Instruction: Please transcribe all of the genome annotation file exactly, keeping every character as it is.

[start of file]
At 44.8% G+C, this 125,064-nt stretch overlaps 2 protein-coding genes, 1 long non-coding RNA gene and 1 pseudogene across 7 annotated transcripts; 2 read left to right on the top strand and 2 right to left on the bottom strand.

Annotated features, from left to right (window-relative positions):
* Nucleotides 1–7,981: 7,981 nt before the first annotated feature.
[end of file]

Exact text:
At 44.8% G+C, this 125,064-nt stretch overlaps 2 protein-coding genes, 1 long non-coding RNA gene and 1 pseudogene across 7 annotated transcripts; 2 read left to right on the top strand and 2 right to left on the bottom strand.

Annotated features, from left to right (window-relative positions):
* Nucleotides 1–7,981: 7,981 nt before the first annotated feature.